Veterinarian Dale Paley said the most difficult part of her job is watching the light fade from a pet's eyes as it takes a last breath.
Euthanasia is a difficult task. It also may be a necessary last resort when a pet is suffering great pain.
Paley has begun offering in-home pet euthanasia in Spartanburg County, S.C., and the surrounding area. The service allows people to have their pets euthanized in a setting more familiar than a veterinary clinic.
Paley does not own the business, Pet Loss At Home. She is part of a network of mobile veterinarians across the country that provide in-home pet euthanasia through the business owned and operated by veterinarian Karen Twyning and her husband, Rob.
Paley also fills in for veterinarians in clinics throughout the area on an as-needed basis.
Paley said a misunderstanding over her relief work prompted Twyning to contact her about in-home pet euthanasia. She thinks it's a needed, useful service and "wonderful alternative" for some people. She recognized the need for the service after euthanizing her 12-year-old Golden retriever, Tara, last August.
Paley, who is childless, considers her four-legged companions more children than pets. Tara was euthanized after battling two types of cancer. Paley euthanized her at home. She's buried in a wooded spot overlooking a lake on Paley's property.
Paley said some people don't want ailing pets further traumatized by a trip to a veterinary clinic. Paley recently euthanized a 140-pound Great Dane that belonged to an older couple in Hendersonville, N.C.
Taking such a large dog to a veterinary hospital would have been difficult.
Paley can transport remains to a crematorium. She said animals are first heavily sedated with various medications. Paley administers a strong barbiturate that she said anesthetizes the animal's brain and stops the heart.
"I try to make it as peaceful, relaxing and comfortable as possible," she said.
She talks to owners beforehand and encourages them to place their pet on a favorite blanket, in a favorite place and to make them comfortable.
Amy Holbein of Spartanburg said her dog, Joy, was around 15 years old when she was euthanized last month. Holbein said her family adopted Joy, a Husky mix, from an animal shelter when the dog was a pup.
Holbein said Joy was one of those rare dogs who smiled.
"She stole our hearts with her smile," Holbein said of their decision to adopt her.
Joy enjoyed hiking with the family - she once treed a black bear. Holbein described Joy as robust and said she was gentle and tender toward people.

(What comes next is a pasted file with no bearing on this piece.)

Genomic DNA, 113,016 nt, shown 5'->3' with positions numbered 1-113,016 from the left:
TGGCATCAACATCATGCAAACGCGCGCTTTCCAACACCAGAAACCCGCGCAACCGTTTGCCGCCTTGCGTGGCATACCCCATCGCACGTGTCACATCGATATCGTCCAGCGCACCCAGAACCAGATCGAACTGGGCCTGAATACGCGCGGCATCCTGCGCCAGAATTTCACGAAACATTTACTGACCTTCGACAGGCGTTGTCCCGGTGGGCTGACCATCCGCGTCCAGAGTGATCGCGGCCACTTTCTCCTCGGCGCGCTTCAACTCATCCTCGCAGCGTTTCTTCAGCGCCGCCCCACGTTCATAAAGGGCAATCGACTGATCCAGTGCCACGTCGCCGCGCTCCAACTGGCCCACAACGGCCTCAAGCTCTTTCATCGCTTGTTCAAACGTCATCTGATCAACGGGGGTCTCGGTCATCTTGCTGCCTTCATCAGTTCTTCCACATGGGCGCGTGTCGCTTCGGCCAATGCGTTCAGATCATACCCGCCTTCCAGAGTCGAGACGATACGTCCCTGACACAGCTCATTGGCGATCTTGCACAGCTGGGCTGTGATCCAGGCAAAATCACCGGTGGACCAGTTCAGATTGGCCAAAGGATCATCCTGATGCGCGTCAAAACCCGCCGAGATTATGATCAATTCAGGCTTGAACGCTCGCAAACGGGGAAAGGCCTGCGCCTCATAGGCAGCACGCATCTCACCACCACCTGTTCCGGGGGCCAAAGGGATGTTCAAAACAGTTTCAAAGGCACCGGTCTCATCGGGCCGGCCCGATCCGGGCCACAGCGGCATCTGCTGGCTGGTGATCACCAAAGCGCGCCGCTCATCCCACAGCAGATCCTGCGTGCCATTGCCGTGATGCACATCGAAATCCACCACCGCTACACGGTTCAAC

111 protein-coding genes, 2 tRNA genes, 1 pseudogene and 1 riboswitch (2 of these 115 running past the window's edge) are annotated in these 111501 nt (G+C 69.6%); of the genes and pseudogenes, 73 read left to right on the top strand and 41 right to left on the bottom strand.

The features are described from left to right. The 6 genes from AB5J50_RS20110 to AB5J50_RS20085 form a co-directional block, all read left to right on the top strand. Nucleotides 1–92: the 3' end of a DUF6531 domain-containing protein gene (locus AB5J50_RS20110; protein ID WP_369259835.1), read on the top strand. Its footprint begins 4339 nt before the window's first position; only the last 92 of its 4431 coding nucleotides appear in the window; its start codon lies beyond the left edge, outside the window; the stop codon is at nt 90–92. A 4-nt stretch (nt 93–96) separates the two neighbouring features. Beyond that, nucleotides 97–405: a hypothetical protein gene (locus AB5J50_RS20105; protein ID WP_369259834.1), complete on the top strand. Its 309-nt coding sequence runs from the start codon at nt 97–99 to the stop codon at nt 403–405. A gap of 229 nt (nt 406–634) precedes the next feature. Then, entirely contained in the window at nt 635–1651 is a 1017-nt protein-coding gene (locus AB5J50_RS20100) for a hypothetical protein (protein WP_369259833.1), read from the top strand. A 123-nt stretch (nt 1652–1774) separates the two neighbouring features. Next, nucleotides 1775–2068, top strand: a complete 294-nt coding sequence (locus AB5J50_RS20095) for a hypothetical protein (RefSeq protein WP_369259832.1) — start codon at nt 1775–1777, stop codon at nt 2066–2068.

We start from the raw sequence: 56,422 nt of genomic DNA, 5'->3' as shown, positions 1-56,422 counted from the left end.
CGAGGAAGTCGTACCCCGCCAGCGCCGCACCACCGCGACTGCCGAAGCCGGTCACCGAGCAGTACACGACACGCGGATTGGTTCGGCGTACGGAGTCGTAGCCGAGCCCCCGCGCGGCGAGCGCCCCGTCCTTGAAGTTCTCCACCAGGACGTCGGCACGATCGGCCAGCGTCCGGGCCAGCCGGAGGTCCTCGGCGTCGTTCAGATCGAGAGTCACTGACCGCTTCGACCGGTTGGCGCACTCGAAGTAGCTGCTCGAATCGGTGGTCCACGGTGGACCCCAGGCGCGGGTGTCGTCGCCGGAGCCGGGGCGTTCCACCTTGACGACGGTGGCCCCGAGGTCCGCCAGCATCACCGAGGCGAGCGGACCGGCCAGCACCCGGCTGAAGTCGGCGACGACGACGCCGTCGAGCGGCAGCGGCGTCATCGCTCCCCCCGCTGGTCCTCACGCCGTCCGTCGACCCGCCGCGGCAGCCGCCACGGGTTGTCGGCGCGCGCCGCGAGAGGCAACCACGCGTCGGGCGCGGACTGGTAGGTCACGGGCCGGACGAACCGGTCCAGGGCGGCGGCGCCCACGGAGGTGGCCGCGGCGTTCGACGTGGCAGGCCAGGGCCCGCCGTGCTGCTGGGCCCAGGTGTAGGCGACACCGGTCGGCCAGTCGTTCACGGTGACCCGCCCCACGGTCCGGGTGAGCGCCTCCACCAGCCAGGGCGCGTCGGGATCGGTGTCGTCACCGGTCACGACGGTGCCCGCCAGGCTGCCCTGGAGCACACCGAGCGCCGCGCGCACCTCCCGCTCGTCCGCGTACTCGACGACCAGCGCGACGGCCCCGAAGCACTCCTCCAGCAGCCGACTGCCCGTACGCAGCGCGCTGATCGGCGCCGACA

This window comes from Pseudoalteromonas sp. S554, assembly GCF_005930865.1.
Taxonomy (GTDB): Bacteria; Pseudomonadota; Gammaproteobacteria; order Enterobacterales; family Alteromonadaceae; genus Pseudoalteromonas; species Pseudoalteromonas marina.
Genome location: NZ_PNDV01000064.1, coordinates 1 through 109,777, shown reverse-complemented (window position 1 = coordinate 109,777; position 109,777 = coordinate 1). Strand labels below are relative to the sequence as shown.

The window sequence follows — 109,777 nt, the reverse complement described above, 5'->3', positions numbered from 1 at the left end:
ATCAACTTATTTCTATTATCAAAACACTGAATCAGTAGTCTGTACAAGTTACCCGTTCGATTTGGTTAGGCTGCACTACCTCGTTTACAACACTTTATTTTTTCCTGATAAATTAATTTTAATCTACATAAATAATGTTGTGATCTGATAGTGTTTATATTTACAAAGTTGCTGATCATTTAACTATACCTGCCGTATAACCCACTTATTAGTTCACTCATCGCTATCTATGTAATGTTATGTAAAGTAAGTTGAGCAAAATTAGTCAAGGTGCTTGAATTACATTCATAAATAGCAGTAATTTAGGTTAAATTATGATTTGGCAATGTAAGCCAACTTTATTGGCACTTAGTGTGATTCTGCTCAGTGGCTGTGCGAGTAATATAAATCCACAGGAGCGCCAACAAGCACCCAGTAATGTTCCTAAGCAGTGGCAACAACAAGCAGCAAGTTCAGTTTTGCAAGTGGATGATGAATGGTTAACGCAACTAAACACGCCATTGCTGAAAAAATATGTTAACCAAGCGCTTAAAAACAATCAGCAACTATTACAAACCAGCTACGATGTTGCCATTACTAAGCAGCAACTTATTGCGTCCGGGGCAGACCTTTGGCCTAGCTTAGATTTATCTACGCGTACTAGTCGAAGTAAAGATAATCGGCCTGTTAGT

Holbein has known Paley a couple of years. The women saw each other at the gym and Holbein learned that Paley was offering a new service. The next morning, Holbein said Joy was not on the porch where she usually slept. Family members searched for her and later found her hunkered down in the leaves inside a neighbor's gully.
Holbein said Joy was carried home and placed in the sunshine, and her condition deteriorated. Holbein called Paley. The family was able to spend that morning with Joy before Paley arrived to perform the euthanasia.
"It was all very peaceful," Holbein said.
She looked into Joy's eyes, while her husband stroked the dog's head and Paley injected a heavy dose of barbiturates into a back leg. Holbein said Joy did not react to the needle injection.
She said she was grateful to Paley that the family experienced that time with Joy before she was euthanized. Holbein said it would have been traumatic to Joy to load her into the car and take her to the veterinary clinic. Holbein said they did not want to cause additional stress.
"We're very glad that we did it this way," Holbein said.
Paley stressed that she is not trying to compete with other veterinarians. She sees this service as something that benefits them, as well as pet owners. Paley said veterinarians may be emotionally invested in a pet they have treated for years.
Paley said most euthanasias are not emergencies. Pet owners have scheduled them because their pets already are suffering.
"The decision to euthanize is a tough one. It's based on a declining or deteriorating quality of life in animals. So usually it's not an emergency and they have time to make the decision and plan for it and I can help guide them, clarify issues for them and give them confidence they're making the right decision."
She acknowledged the service isn't for everyone. Expense is one factor. Prices range from $200 to $600. Price varies due to travel time - she travels within an hour and 15 minutes from Spartanburg - whether an owner chooses to have a pet's remains cremated and other factors.
Paley said many people don't understand, or even fear, euthanasia. She considers it a final act of "kindness" for a suffering animal.
She says the last moment of a pet's life should be stress free, easy and "as good as it can be."
"Pet owners should expect an experience that is compassionate, relaxing, comfortable so that the final moments with their pet are everything they want it to be - whatever that is."